The Maritime Silk Route would naturally include many Southeast Asian stops.
UNESCO Expert Meeting for the World Heritage Nomination Process of the Maritime Silk Routes
There has been much discussion about possible strategies for the nominations on the UNESCO World Heritage List of the impact of maritime trade on the cultures and civilizations between East and West often referred to as the ‘Maritime Silk Routes’. The aim of this UNESCO Expert Meeting for the World Heritage Nomination Process of the Maritime Silk Routes, which will be held on 30-31 May 2017 in London, is to bring together scholars who have worked on the history, archaeology, and heritage of maritime interactions across this vast area in order to discuss the strategy for further research, as well as the development of a platform to enter into a possible dialogue with the States Parties of the World Heritage Convention along the Maritime Silk Routes.
New York Times, 11 May 2017: The NYT has a ground level look at Myanmar’s bid to put Bagan on the World Heritage List. While I suspect that we, readers from the outside, think that the World Heritage listing is a good thing for the ruins and the country, the article is more ambivalent about what this current push means.
“World Heritage? No one cares about that,” Ms. Soe Moe Thue said as she stood under an umbrella in a light drizzle recently. “We just need to survive.”
Bagan’s monument complex is a crown jewel in a tourism sector that is worth hundreds of millions of dollars and has grown rapidly since Myanmar, a majority Buddhist country, began a rocky transition toward democracy in 2011.
The initial application to have the Bagan Archaeological Zone listed as a UNESCO World Heritage Site will be submitted by Sept. this year, according to the religion and culture ministry.
“The draft report and draft management plan are now 60 percent complete and we will submit the dossier in September,” said U Thein Lwin, the deputy director of the Department of Archeology, National Museum and Library under the Ministry of Religious Affairs and Culture.
If the draft is submitted to UNESCO on time, World Heritage Site Committee representatives could visit Bagan in 2018 and the site would be brought up for deliberation at UNESCO’s 2019 World Heritage Site convention, according to the director.
A bid to gain Unesco heritage status for three Cambodian cities is set to progress as the government prepares to make a formal request for Battambang City, Kratie City and Kampot City in June to be considered for preservation.
Work on plans to win recognition for the cities—“rich in ancient buildings” that deserve to be conserved, according to the request—first began more than two years ago.
From the Cambodia Daily and the Journal of Cultural Heritage:
The global recognition given to the Angkor temple complex in Siem Reap—and other sites around the world that receive U.N. world heritage status—does as much to damage as it does to preserve the historical gem, according to a new research paper.
The paper, published in the Journal of Cultural Heritage and made available online last week, outlines how recognition from Unesco is used as a tourism marketing tool, resulting in more visitor traffic to cultural sites, which threatens their short- and long-term sustainability.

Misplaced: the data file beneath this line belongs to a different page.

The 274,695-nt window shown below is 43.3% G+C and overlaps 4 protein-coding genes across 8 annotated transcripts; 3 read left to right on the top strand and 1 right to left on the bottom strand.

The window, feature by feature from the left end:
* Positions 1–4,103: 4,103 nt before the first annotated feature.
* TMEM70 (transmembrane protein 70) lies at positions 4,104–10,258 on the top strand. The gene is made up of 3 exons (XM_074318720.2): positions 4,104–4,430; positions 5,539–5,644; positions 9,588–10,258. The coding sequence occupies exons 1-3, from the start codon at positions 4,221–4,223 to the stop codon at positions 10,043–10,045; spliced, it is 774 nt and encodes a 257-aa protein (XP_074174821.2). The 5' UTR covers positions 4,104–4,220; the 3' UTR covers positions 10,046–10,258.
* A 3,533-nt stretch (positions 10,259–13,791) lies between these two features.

To both acknowledge and protect many cultural heritage expressions, sites and practices, UNESCO has instituted three conventions; Tangible Heritage, Intangible Heritage and Diversity of Cultural Expression. If a site/practice receives this UNESCO badge, it is an acknowledgment of its universal cultural and/or natural value as well as recognition of the need to protect it from harm. However, the UNESCO badge is an important marketing tool in world tourism and its presence ensures many more visitors to a site/practice that is UNESCO recognised. With increasing wealth and mobility, many more people are travelling than was possible even a decade ago. Increasing numbers of visitors can negatively impact on a site/practice as well as affect the local culture and integrity of a region, particularly in developing countries. So, is the UNESCO recognition a blessing or burden? This paper addresses the challenges that ensue from the UNESCO conventions by considering three UNESCO World Heritage case study sites in Asian developing countries. In particular, it seeks to understand the extent to which UNESCO’s World Heritage approach protects or further undermines the cultural heritage sustainability of these sites.
To celebrate the 666th anniversary of Ayutthaya Kingdom, an old capital of Thailand, and the 25th anniversary of Ayutthaya as a Unesco World Heritage Site, numerous activities under the theme of “Development In Accordance With The Footsteps Of Phraya Boran Ratchathanin” will be held by the Fine Arts Department and several public and private agencies at the Chantharakasem National Museum in Ayutthaya until Sunday.
The entry fee into Bagan heritage site will be collected in kyat from January 1, according to the Ministry of Culture.
The fee will be Ks25,000, equivalent to the current US$20.
The management board of the My Son Sanctuary in the central province of Quang Nam earlier this week announced to increase entrance fees by 40-50 per cent next year. The announcement has been sent to tour operators.